Does Govt’s Graded Response Action Plan Help Delhi Breathe Better? No, Suggests Data


The air quality crisis of Delhi has become an annual affair for the past several years. Around the onset of the winter season, the government implements its Graded Response Action Plan (GRAP) for immediate relief from the dropping air quality. However, official data suggested that Delhi’s Air Quality Index (AQI) deteriorates even when the GRAP is in place.

Last year, within a month of implementing GRAP, the AQI increased by nearly 50 percent, the data analysed by CNN-News18 shows. In 2019, this jump was about 77 percent and in 2018 the increase was about 70 percent during the same period, data collected from the System of Air Quality and Weather Forecasting And Research (SAFAR) and Central Pollution Control Board (CPCB) shows.

The higher the AQI value, the greater the level of air pollution and the bigger the health concern. An AQI between zero and 50 is considered ‘Good’, 51 and 100 ‘Satisfactory’, 101 and 200 ‘Moderate’, 201 and 300 ‘Poor’, 301 and 400 ‘Very Poor’, and 401 and 500 ‘Severe’.

In 2020, the GRAP was implemented on October 15, when the city’s AQI was 312. A week later, it dropped to 268 but jumped again to 312 the next week. A month later, on November 15, which also happened to be the next day of Diwali, the city’s AQI was 467.

In 2019, when the GRAP was implemented on October 15, the city’s AQI was 262, which dropped after a week to 249. By November 2, it had reached 407 and by November 15 it was at 463. That year, Diwali was on October 27, as pollution increase is attributed to the burning of firecrackers.

In 2018, the AQI jumped from 201 on October 15 to 342 on November 15. Diwali was celebrated on November 7 in 2018.

The AQI is usually higher around Diwali. The CPCB has carried ambient air quality monitoring on selected pre-Diwali days and on Diwali days for the past few years. In 2020, the body compared the air quality on November 9 with November 14, Diwali day. Delhi reported 83 percent increase in PM2.5 and 67 percent increase in PM10 between the two dates, official data shows.


The Central Government notified GRAP in 2017 for Delhi and NCR. This comprises measures including a prohibition on entry of trucks into Delhi; ban on construction activities, the introduction of odd and even schemes for private vehicles, shutting of schools, closure of brick kilns, hot mix plants, and stone crushers; ban on diesel generator sets; garbage burning in landfills, and plying of visibly polluting vehicles.

The plan is divided into various categories based on the AQI level- severe plus or emergency, severe, very poor, moderate to poor, and moderate. The nature, scope, and rigor of measures to be taken is linked to levels of pollution.


While the air quality is still not up to the mark, over the years, the city’s air has shown improvement. The ‘Good’, ‘Satisfactory’ and ‘Moderate’ days increased to 182 in 2019 in comparison to 108 in 2016 while the number of ‘Poor’, ‘Very Poor’ and ‘Severe’ reduced from 246 in 2016 to 183 in 2019, latest data from the Union Ministry of Environment, Forest and Climate Change shows.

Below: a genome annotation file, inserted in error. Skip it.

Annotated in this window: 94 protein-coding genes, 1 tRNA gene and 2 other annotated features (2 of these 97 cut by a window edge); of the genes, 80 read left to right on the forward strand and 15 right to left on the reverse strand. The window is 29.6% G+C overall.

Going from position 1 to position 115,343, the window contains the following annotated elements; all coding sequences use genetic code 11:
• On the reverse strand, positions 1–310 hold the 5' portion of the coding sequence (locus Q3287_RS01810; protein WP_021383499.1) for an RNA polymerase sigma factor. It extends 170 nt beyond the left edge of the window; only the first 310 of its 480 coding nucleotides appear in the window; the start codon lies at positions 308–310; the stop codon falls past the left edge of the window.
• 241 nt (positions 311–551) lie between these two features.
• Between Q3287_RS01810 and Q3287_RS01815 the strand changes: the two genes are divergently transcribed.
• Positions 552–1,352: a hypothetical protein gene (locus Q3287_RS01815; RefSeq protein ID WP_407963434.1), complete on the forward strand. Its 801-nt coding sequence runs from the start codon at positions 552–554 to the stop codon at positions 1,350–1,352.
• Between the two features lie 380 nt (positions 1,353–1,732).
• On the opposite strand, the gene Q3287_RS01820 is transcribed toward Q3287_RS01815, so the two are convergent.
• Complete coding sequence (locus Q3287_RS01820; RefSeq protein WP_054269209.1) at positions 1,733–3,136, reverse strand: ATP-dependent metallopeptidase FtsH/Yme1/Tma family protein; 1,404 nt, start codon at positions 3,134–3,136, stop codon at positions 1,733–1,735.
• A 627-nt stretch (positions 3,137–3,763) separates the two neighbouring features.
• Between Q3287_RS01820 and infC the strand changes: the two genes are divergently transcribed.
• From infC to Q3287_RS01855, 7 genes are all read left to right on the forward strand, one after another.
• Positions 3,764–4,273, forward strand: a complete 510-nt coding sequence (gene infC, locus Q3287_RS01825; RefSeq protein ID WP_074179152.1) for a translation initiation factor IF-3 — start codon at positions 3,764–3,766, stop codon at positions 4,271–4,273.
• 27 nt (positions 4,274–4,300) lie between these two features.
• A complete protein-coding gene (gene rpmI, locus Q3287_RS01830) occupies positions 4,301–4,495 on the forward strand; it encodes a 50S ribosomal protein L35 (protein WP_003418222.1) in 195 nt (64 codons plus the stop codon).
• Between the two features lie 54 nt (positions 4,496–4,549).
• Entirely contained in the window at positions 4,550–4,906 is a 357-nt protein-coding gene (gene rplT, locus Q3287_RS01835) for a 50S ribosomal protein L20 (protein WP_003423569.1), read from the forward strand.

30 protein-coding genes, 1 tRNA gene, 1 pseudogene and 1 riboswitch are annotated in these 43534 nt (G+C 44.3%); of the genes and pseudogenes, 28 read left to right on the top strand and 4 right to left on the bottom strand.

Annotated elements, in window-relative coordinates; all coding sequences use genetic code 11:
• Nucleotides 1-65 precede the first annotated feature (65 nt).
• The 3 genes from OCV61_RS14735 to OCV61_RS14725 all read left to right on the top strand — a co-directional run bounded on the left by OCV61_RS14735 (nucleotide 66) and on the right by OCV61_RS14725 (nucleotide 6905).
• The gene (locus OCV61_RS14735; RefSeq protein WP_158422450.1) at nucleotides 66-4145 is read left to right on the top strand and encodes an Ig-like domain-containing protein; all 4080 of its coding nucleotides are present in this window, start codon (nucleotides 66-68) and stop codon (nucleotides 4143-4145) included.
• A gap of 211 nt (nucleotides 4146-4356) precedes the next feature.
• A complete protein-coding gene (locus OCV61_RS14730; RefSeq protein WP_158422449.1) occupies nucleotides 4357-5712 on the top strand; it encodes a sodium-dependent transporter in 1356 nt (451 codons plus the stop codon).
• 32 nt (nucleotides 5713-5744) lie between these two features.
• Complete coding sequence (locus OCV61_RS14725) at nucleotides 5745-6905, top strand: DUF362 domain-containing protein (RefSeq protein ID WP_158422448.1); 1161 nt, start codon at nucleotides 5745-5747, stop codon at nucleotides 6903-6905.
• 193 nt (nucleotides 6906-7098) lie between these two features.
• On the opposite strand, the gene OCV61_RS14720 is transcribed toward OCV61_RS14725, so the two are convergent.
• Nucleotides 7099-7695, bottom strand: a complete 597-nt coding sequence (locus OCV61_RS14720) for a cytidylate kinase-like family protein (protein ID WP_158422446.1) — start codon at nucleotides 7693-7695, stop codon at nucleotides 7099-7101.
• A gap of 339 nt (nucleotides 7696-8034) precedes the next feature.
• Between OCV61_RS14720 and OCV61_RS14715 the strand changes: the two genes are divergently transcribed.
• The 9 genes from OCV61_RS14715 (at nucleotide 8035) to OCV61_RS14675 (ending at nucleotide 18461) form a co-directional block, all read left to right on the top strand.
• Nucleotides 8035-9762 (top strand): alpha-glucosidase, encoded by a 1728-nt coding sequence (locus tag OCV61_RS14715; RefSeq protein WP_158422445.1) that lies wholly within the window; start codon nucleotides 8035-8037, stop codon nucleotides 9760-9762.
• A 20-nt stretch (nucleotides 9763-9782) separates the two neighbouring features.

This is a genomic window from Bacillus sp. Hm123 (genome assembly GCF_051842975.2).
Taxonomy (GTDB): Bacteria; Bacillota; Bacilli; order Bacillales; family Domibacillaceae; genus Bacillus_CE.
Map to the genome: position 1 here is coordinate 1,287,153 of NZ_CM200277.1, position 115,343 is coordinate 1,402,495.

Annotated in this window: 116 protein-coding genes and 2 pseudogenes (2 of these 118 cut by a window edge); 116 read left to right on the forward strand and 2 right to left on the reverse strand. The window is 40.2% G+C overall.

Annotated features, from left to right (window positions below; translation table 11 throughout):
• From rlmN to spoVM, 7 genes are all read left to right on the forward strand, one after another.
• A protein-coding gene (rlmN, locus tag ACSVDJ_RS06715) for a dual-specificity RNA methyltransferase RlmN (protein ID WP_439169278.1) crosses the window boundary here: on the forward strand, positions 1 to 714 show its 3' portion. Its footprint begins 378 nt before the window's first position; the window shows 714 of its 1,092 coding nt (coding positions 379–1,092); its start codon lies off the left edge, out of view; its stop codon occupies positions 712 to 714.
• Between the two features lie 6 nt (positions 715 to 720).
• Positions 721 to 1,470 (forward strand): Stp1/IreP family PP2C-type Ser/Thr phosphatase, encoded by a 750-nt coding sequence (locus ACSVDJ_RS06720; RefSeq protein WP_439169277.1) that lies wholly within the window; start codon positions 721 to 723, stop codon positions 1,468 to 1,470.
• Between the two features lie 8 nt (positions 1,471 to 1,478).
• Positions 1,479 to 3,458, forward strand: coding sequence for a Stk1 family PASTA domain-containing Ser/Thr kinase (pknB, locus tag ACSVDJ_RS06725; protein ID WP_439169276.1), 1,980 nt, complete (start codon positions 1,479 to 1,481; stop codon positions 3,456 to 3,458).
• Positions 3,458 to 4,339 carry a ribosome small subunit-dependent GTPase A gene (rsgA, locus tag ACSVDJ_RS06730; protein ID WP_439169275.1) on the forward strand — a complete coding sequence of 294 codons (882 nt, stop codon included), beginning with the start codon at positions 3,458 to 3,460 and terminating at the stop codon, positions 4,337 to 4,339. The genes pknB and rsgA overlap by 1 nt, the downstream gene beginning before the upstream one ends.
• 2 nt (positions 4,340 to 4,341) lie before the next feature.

Though the AQI jumped in 2020 even when GRAP was enforced, the year was better when compared to 2019 or 2018. According to the Economic Survey of Delhi 2020-21, the average levels of various pollutants, including PM10, and PM2.5, was lowest in 2020 since 2014, even though the parameters exceeded the prescribed standards.

In India, PM2.5 levels below 40 micrograms per cubic meter and PM10 levels below 60 micrograms per cubic meter are considered safe. However, in Delhi, the annual average of PM2.5 was 101 μg/m3 last year, dropping from 149 μg/m3 in 2014. Similarly, the annual city average of PM10 decreased from 324 μg/m3 in 2014 to 187 μg/m3 in 2020.

Also Read: What is ‘Parali’?: A Look at Delhi Air Pollution’s Biggest Contributor


Delhi is a landlocked city. From industries to vehicles, urbanisation has its effects on the city’s air quality. The national capital’s environment is also highly influenced by different meteorological phenomena- in summer, the air quality is influenced by dust storms from Rajasthan and in winter it is impacted by calm conditions and inversion as well as biomass burning in the NCR.

In 2018, a study was conducted by the Automotive Research Association of India (ARAI), Pune, and the Energy and Resources Institute (TERI), New Delhi. The Union Government-funded study revealed that industries contribute between 22 and 30 percent in PM2.5 and PM10 in the national capital. Transport contributes up to 28 percent in PM2.5 and PM10 while the dust has about 40 percent role.

Also Read: Not Just ‘Bijli, Paani, Roti’ But Also ‘Saans’: High Time Air Pollution Makes Way Into Poll Discourse

SAFAR, the Indian Institute of Tropical Meteorology and the Ministry of Earth Sciences provide an estimated contribution of external biomass burning to PM2.5 levels in Delhi during the winter season. The average estimated contribution of stubble burning to PM2.5 levels in Delhi was 13 percent, with a maximum contribution of 42 percent in 2020.

The average contribution of external biomass burning to PM2.5 in Delhi in 2018 and 2019 was 12 percent and 10 percent, respectively while the maximum contribution was 58 percent and 44 percent.

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